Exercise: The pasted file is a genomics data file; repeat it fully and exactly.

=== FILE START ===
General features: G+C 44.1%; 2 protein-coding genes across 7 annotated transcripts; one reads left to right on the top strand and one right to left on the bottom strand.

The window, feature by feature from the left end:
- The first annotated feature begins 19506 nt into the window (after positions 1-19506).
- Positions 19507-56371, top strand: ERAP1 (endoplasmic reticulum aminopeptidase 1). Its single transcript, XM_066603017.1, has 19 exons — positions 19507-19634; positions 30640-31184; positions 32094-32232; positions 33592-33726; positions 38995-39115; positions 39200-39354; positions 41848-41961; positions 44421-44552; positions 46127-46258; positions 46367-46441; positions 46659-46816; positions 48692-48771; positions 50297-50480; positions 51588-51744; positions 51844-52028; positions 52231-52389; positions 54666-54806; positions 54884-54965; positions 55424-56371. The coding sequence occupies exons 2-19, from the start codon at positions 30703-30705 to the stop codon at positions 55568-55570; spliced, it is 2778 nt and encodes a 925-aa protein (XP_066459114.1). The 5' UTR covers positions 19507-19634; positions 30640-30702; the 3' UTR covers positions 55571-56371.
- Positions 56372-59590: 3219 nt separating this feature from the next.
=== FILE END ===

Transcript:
General features: G+C 44.1%; 2 protein-coding genes across 7 annotated transcripts; one reads left to right on the top strand and one right to left on the bottom strand.

The window, feature by feature from the left end:
- The first annotated feature begins 19506 nt into the window (after positions 1-19506).
- Positions 19507-56371, top strand: ERAP1 (endoplasmic reticulum aminopeptidase 1). Its single transcript, XM_066603017.1, has 19 exons — positions 19507-19634; positions 30640-31184; positions 32094-32232; positions 33592-33726; positions 38995-39115; positions 39200-39354; positions 41848-41961; positions 44421-44552; positions 46127-46258; positions 46367-46441; positions 46659-46816; positions 48692-48771; positions 50297-50480; positions 51588-51744; positions 51844-52028; positions 52231-52389; positions 54666-54806; positions 54884-54965; positions 55424-56371. The coding sequence occupies exons 2-19, from the start codon at positions 30703-30705 to the stop codon at positions 55568-55570; spliced, it is 2778 nt and encodes a 925-aa protein (XP_066459114.1). The 5' UTR covers positions 19507-19634; positions 30640-30702; the 3' UTR covers positions 55571-56371.
- Positions 56372-59590: 3219 nt separating this feature from the next.